Why Dave Grohl Says These Weezer + Bush Albums Were Influenced by Nirvana’s ‘In Utero’
There’s no denying the impact Nirvana’s had on both their legions of fans and their rock peers and proteges. During his recent appearance on the Conan O’ Brien Needs a Friend podcast, for instance, drummer/Foo Fighters mastermind Dave Grohl suggested that the iconic trio’s third and final LP – 1993’s In Utero – likely rubbed off on both Weezer’s Pinkerton and Bush’s Razorblade Suitcase.
Grohl – alongside bassist Krist Novoselic and producer Steve Albini – spoke with O’Brien about a ton of things related to the 30th anniversary of In Utero (such as being wealthy and punk, living in “squalor” pre-Nirvana and dealing with sudden fame). Near the end of their chat, Albini comments on “the public perception” that “the record label insisted that they change things and Nirvana gave in on some stuff.” In reality, he says, Nirvana “resolve[d] these things on their own,” meaning that “the record that made it into the stores is the record that Nirvana wanted everybody to hear.”
That assessment prompted Grohl to add his own perspective regarding the record’s larger influence on rock music: “The funny thing is that after In Utero, it became kind of a predictable move for other bands that were in similar situations,” including Weezer and Bush.
Specifically, Grohl continues:
An unknown band . . . gets a record deal [and] goes into the studio . . . with a producer and they make an album . . . and it does really well and then they feel kind of weird about it because maybe it didn’t sound the way they wanted it to sound . . . and then they go in to make their second record and they’re like, “Well, now this is what we really sound like.”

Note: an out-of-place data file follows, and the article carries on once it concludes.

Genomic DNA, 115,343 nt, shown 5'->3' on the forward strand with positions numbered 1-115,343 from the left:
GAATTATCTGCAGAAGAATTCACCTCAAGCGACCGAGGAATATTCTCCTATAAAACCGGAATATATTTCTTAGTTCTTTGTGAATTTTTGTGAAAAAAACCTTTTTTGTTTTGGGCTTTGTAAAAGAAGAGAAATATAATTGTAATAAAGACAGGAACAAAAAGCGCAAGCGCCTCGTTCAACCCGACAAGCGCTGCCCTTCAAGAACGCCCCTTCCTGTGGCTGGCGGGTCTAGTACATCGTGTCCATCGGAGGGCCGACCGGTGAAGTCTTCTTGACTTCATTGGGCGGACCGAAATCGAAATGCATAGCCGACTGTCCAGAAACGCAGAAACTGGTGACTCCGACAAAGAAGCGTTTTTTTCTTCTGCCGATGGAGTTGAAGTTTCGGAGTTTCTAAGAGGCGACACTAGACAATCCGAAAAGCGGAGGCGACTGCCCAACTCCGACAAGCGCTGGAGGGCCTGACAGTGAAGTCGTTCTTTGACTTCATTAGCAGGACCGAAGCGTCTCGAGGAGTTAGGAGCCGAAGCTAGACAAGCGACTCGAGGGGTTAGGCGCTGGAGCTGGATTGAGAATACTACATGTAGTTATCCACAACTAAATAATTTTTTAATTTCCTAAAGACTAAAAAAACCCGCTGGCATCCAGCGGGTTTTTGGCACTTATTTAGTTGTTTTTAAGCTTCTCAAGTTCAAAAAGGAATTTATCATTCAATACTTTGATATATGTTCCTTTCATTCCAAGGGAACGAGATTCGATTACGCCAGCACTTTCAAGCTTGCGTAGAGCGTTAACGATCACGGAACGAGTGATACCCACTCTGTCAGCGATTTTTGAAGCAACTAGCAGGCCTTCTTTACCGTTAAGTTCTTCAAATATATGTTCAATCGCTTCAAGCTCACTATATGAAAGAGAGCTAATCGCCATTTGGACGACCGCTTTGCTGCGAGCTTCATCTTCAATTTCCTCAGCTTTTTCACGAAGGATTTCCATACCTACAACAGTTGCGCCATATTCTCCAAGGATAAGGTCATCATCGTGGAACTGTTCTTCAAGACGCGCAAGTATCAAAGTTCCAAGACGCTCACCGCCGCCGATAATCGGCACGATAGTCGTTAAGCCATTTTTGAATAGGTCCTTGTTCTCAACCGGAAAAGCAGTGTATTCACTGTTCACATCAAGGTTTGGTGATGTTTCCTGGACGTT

So, Weezer did it with their album 'Pinkerton,' which is a fucking amazing record. The first Weezer record [1994’s 'Weezer'] has a bunch of hits and they become really popular. Then they go in to make their second record . . . . and it’s kind of like their 'In Utero.'
Another band [is] Bush. Bush is a band that gets really popular and has this produced record [1994’s 'Sixteen Stone']. Then, they decide, “No, wait, fuck that. Now that we’re big, we get to do the thing that we really want to do, so we’re going to go in and make an album that’s raw [in] the way it sounds [1996’s 'Razorblade Suitcase'].
Coincidentally, Razorblade Suitcase was also produced by Albini, so that might explain the connection even more.
To be fair, Grohl also states: “I don’t know if it was something that was happening before – I’m sure it happened a million times before In Utero.” Yet, he expounds:
But, for people that came from the place that we came from – being in the garage and being in the van and begin in the clubs and stuff like that – I think maybe if a band felt uncomfortable with their immediate rise to fame, that’s the knee-jerk reaction is to go in and make an album where they’re like, “No, no, wait. This is what we sound like.”
He makes a good point, right? Regardless of if certain bands had that mentality pre-In Utero, it’s easy to see how Nirvana’s swan song at least made such bold moves more enticing.
You can listen to the entire episode of Conan O’Brien Needs a Friend below.
As for Grohl’s other major project – Foo Fighters – the sextet are currently touring in support of 2023’s But Here We Are (their first album with drummer Josh Freese taking over for the late Taylor Hawkins). You can check out the remaining dates here and grab tickets here.
Dave Grohl, Krist Novoselic + Steve Albini on Conan O'Brien Needs a Friend Podcast
See Nirvana 'MTV Unplugged' in New York Photos
Gallery Credit: Todd Fooks